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This is an artistic rendering of Pacific NorthWest LNGÃs proposed export terminal on Lelu Island, near Prince Rupert in northwestern British Columbia.

Pacific NorthWest LNG

Malaysia's state-owned energy giant Petronas is making major environmental changes to its proposed liquefied natural gas facility near Prince Rupert in a bid to obtain regulatory approval as a potential player in B.C.'s budding LNG industry.

The company's modifications include three aimed at satisfying environmentalists and First Nations, according to a letter written by the Petronas-led Pacific NorthWest LNG joint venture for the site, situated on Lelu Island in northwestern B.C.

Petronas is scrapping plans for large-scale dredging to avoid disturbing fish, marine mammals and migratory birds; cancelling a proposal to build a sprawling housing camp on Lelu Island; and altering designs on a bridge or jetty that would extend away from the island.

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The province is counting on the fledgling LNG sector to boost the economy, with hopes of eventually wiping out B.C.'s debt.

While there are 17 proposals to build LNG export plants, industry experts say there is only room for four at most in the province due to fierce global competition. No B.C. LNG projects are operating yet, leaving the province lagging behind rivals such as Australia, Nigeria and the United States.

Pacific NorthWest LNG, one of the largest B.C. proposals, is widely viewed as a bellwether for the fortunes of the province's nascent LNG industry. But the project's leaders have warned that government and regulators must quickly render decisions.

"The alterations to the marine terminal will remove the need for extensive dredging at the marine terminal as proposed in our application and the associated disposal at sea of the dredged material," Michael Lambert, head of environmental and regulatory affairs at Pacific NorthWest LNG, said in his letter last month to the B.C. Environmental Assessment Office.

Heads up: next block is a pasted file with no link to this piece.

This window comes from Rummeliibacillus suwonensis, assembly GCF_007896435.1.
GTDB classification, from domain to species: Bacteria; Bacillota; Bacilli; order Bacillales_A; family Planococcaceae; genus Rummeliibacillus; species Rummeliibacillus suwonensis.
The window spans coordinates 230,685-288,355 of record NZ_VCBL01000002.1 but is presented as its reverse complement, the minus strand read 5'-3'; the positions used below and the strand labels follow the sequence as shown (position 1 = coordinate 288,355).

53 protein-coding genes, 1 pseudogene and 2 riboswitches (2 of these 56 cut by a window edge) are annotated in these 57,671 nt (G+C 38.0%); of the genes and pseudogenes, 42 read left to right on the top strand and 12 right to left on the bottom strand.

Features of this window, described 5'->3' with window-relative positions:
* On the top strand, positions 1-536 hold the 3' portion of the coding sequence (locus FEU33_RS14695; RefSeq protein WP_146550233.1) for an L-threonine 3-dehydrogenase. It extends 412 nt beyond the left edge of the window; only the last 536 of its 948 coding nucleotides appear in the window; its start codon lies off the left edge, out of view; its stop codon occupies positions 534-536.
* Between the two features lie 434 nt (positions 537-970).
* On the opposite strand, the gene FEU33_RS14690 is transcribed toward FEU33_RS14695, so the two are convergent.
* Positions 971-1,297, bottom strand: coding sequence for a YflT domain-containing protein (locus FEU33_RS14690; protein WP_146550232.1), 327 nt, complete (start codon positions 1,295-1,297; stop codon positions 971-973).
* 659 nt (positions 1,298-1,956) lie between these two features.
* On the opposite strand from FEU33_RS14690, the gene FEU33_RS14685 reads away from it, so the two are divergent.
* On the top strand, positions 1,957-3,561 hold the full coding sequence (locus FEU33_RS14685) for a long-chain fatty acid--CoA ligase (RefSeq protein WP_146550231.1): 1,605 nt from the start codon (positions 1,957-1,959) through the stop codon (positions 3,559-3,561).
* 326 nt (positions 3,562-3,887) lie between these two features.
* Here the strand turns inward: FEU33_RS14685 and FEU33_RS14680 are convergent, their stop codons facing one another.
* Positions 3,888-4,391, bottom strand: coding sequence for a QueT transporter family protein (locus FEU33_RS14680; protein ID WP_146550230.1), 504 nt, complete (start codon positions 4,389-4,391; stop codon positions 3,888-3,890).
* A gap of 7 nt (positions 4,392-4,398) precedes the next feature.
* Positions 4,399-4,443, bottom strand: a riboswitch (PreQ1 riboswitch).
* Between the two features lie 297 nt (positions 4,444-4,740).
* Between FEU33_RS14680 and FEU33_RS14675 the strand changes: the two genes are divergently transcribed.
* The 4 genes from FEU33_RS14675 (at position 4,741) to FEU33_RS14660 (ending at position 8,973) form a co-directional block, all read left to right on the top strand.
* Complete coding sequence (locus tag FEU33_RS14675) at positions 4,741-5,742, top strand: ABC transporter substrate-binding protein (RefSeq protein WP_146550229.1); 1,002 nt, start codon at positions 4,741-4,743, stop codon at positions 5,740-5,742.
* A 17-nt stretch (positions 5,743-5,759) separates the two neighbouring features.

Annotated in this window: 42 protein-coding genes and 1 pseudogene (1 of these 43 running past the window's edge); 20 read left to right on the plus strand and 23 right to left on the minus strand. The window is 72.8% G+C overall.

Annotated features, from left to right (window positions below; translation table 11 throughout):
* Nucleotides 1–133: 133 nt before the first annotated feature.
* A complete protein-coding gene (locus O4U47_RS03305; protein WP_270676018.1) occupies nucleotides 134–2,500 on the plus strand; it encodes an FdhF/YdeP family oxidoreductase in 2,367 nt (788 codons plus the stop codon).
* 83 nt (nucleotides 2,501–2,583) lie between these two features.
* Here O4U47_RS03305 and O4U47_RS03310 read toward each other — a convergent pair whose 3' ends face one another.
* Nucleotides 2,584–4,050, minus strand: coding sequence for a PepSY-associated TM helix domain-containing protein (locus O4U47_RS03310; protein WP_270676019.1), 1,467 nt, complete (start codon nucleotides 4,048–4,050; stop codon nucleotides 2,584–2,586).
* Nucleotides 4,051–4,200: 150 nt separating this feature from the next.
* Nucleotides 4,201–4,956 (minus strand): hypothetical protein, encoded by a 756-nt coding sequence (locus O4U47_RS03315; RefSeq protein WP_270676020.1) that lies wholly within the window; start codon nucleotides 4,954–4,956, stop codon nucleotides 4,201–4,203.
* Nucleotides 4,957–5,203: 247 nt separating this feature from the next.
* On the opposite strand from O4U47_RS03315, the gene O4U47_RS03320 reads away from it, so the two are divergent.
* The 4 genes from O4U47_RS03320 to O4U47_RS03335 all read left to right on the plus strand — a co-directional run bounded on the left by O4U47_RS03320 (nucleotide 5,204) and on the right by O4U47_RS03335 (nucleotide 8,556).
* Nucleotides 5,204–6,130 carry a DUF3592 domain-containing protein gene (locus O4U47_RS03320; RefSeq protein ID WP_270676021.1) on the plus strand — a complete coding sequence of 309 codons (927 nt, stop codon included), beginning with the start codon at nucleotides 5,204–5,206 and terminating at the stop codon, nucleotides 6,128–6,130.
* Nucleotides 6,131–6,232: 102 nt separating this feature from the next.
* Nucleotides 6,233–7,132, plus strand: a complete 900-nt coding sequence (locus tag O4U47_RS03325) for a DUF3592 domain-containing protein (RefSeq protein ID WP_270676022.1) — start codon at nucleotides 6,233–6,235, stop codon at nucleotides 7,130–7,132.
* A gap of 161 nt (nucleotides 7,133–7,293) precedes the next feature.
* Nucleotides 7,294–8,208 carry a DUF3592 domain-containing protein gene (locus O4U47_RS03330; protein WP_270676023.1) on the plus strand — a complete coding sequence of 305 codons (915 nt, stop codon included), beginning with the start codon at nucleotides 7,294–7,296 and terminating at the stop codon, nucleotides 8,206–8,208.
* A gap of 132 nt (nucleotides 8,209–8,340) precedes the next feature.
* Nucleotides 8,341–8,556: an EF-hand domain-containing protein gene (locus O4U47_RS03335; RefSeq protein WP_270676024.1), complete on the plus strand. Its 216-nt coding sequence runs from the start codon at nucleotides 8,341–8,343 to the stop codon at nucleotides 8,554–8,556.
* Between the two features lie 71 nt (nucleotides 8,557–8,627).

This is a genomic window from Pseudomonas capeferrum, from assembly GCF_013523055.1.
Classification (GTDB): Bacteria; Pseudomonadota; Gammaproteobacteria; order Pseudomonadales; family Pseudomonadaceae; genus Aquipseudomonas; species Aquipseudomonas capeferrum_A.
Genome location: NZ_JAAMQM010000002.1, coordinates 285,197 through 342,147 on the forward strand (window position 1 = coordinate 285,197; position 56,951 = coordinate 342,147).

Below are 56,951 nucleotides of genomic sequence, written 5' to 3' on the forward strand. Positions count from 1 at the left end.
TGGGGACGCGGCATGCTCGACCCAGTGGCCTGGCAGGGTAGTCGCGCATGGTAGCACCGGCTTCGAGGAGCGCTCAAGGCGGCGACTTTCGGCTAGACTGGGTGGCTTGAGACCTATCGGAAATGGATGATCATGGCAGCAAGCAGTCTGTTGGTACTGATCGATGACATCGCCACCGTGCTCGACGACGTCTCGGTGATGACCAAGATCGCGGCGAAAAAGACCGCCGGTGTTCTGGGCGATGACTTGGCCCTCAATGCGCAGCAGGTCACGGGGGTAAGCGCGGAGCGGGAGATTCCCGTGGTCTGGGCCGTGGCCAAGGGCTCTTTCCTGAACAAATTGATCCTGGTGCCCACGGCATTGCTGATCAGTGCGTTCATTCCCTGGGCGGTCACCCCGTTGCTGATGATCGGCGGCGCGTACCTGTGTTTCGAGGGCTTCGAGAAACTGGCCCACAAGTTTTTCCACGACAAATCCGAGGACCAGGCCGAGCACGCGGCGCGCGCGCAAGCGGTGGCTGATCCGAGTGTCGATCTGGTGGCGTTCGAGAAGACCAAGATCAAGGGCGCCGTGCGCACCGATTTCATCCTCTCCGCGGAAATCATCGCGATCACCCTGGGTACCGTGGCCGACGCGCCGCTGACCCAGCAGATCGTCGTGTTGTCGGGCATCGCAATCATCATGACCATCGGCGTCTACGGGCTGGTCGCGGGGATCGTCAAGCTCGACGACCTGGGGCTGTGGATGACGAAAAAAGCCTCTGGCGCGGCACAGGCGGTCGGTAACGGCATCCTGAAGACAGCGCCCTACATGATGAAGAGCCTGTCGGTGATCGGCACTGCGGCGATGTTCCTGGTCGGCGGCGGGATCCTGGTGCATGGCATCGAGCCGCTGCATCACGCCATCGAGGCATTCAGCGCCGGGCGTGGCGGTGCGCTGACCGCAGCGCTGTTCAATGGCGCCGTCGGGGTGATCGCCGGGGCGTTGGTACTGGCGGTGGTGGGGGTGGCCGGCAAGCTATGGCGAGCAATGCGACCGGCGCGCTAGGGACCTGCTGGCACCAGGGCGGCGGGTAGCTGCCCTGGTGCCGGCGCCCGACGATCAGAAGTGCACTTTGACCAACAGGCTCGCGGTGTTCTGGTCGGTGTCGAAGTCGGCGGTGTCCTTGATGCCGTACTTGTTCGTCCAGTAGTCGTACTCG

Environmentalists say the changes don't go far enough, but winning regulatory approval would be a major step forward for Pacific NorthWest LNG.

Two weeks after Mr. Lambert sent the letter, Pacific NorthWest LNG president Greg Kist sounded the alarm about delays in the regulatory process. He said red tape is putting the project at risk of missing the year-end deadline by Petronas to make a final investment decision on whether to proceed with the venture. Days later, Petronas chief executive officer Shamsul Azhar Abbas threatened to cancel the project if the B.C. government's tax regime to be unveiled by late October isn't competitive and if the regulatory process takes too long.

The Canadian Environmental Assessment Agency is the lead regulator on the case, co-ordinating the review with its B.C. counterpart.

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Pacific NorthWest LNG staff will detail the revisions at community gatherings this week, with the first information session on Tuesday in Port Edward, followed by a meeting on Wednesday in Prince Rupert.

Pacific NorthWest LNG is seeking to house more than 3,000 construction workers in prefabricated modular units to be assembled in Port Edward instead of Lelu Island. If there is any island accommodation, it would be a small temporary camp without any utility connections. "Accommodation off the island would be provided by a third-party camp provider on private land within the District of Port Edward," Mr. Lambert wrote in his letter to Kenneth Howes, the project assessment manager at the provincial environmental office.

The Petronas-led group estimates that $36-billion will need to be spent in order to make its planned exports a reality by early 2019.

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